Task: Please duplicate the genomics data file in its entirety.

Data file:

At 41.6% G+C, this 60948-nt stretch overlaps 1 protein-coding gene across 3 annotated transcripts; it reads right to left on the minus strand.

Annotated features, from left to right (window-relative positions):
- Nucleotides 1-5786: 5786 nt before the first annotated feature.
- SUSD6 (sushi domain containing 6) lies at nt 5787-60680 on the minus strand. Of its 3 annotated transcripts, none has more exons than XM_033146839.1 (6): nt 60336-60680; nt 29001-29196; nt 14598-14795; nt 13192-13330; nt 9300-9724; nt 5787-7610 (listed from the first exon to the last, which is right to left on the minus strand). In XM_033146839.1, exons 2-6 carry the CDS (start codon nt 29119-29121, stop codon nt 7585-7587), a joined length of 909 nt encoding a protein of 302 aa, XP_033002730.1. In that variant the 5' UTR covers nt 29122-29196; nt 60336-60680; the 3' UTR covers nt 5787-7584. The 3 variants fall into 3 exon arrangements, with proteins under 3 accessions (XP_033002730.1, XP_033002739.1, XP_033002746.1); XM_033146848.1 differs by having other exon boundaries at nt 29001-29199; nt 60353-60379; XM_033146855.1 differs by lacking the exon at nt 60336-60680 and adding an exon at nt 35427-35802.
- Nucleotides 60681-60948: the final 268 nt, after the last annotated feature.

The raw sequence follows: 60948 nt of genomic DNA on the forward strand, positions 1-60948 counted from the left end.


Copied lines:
At 41.6% G+C, this 60948-nt stretch overlaps 1 protein-coding gene across 3 annotated transcripts; it reads right to left on the minus strand.

Annotated features, from left to right (window-relative positions):
- Nucleotides 1-5786: 5786 nt before the first annotated feature.
- SUSD6 (sushi domain containing 6) lies at nt 5787-60680 on the minus strand. Of its 3 annotated transcripts, none has more exons than XM_033146839.1 (6): nt 60336-60680; nt 29001-29196; nt 14598-14795; nt 13192-13330; nt 9300-9724; nt 5787-7610 (listed from the first exon to the last, which is right to left on the minus strand). In XM_033146839.1, exons 2-6 carry the CDS (start codon nt 29119-29121, stop codon nt 7585-7587), a joined length of 909 nt encoding a protein of 302 aa, XP_033002730.1. In that variant the 5' UTR covers nt 29122-29196; nt 60336-60680; the 3' UTR covers nt 5787-7584. The 3 variants fall into 3 exon arrangements, with proteins under 3 accessions (XP_033002730.1, XP_033002739.1, XP_033002746.1); XM_033146848.1 differs by having other exon boundaries at nt 29001-29199; nt 60353-60379; XM_033146855.1 differs by lacking the exon at nt 60336-60680 and adding an exon at nt 35427-35802.
- Nucleotides 60681-60948: the final 268 nt, after the last annotated feature.

The raw sequence follows: 60948 nt of genomic DNA on the forward strand, positions 1-60948 counted from the left end.